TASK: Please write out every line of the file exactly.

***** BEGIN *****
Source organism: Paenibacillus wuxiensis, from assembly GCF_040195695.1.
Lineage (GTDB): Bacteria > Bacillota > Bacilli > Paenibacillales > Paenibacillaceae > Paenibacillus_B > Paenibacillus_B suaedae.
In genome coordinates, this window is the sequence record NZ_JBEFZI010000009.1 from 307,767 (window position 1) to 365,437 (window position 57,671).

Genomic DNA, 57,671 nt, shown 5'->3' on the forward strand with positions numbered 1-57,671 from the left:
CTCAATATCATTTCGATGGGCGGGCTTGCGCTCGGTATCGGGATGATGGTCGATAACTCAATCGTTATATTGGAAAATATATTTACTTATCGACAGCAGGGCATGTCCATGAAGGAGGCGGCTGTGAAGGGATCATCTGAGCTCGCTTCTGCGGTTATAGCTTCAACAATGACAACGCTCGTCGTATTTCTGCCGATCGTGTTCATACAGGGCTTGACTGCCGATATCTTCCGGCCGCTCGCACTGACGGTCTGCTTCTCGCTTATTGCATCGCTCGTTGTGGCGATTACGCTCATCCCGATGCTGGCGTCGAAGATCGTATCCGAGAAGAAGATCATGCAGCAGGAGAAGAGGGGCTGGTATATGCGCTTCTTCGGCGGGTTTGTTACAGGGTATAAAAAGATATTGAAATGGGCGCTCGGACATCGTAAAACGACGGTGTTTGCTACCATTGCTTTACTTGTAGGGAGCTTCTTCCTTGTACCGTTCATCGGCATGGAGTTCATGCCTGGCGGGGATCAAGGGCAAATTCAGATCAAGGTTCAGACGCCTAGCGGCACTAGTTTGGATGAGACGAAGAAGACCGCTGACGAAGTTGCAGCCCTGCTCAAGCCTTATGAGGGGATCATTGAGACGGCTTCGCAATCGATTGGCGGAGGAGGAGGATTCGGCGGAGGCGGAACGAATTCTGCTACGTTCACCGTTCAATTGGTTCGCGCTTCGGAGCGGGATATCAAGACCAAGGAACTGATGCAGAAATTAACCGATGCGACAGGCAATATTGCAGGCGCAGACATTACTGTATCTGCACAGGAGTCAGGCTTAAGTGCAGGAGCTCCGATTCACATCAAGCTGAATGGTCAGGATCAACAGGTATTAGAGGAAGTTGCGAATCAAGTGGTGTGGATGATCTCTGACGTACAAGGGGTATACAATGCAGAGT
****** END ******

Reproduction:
Source organism: Paenibacillus wuxiensis, from assembly GCF_040195695.1.
Lineage (GTDB): Bacteria > Bacillota > Bacilli > Paenibacillales > Paenibacillaceae > Paenibacillus_B > Paenibacillus_B suaedae.
In genome coordinates, this window is the sequence record NZ_JBEFZI010000009.1 from 307,767 (window position 1) to 365,437 (window position 57,671).

Genomic DNA, 57,671 nt, shown 5'->3' on the forward strand with positions numbered 1-57,671 from the left:
CTCAATATCATTTCGATGGGCGGGCTTGCGCTCGGTATCGGGATGATGGTCGATAACTCAATCGTTATATTGGAAAATATATTTACTTATCGACAGCAGGGCATGTCCATGAAGGAGGCGGCTGTGAAGGGATCATCTGAGCTCGCTTCTGCGGTTATAGCTTCAACAATGACAACGCTCGTCGTATTTCTGCCGATCGTGTTCATACAGGGCTTGACTGCCGATATCTTCCGGCCGCTCGCACTGACGGTCTGCTTCTCGCTTATTGCATCGCTCGTTGTGGCGATTACGCTCATCCCGATGCTGGCGTCGAAGATCGTATCCGAGAAGAAGATCATGCAGCAGGAGAAGAGGGGCTGGTATATGCGCTTCTTCGGCGGGTTTGTTACAGGGTATAAAAAGATATTGAAATGGGCGCTCGGACATCGTAAAACGACGGTGTTTGCTACCATTGCTTTACTTGTAGGGAGCTTCTTCCTTGTACCGTTCATCGGCATGGAGTTCATGCCTGGCGGGGATCAAGGGCAAATTCAGATCAAGGTTCAGACGCCTAGCGGCACTAGTTTGGATGAGACGAAGAAGACCGCTGACGAAGTTGCAGCCCTGCTCAAGCCTTATGAGGGGATCATTGAGACGGCTTCGCAATCGATTGGCGGAGGAGGAGGATTCGGCGGAGGCGGAACGAATTCTGCTACGTTCACCGTTCAATTGGTTCGCGCTTCGGAGCGGGATATCAAGACCAAGGAACTGATGCAGAAATTAACCGATGCGACAGGCAATATTGCAGGCGCAGACATTACTGTATCTGCACAGGAGTCAGGCTTAAGTGCAGGAGCTCCGATTCACATCAAGCTGAATGGTCAGGATCAACAGGTATTAGAGGAAGTTGCGAATCAAGTGGTGTGGATGATCTCTGACGTACAAGGGGTATACAATGCAGAGT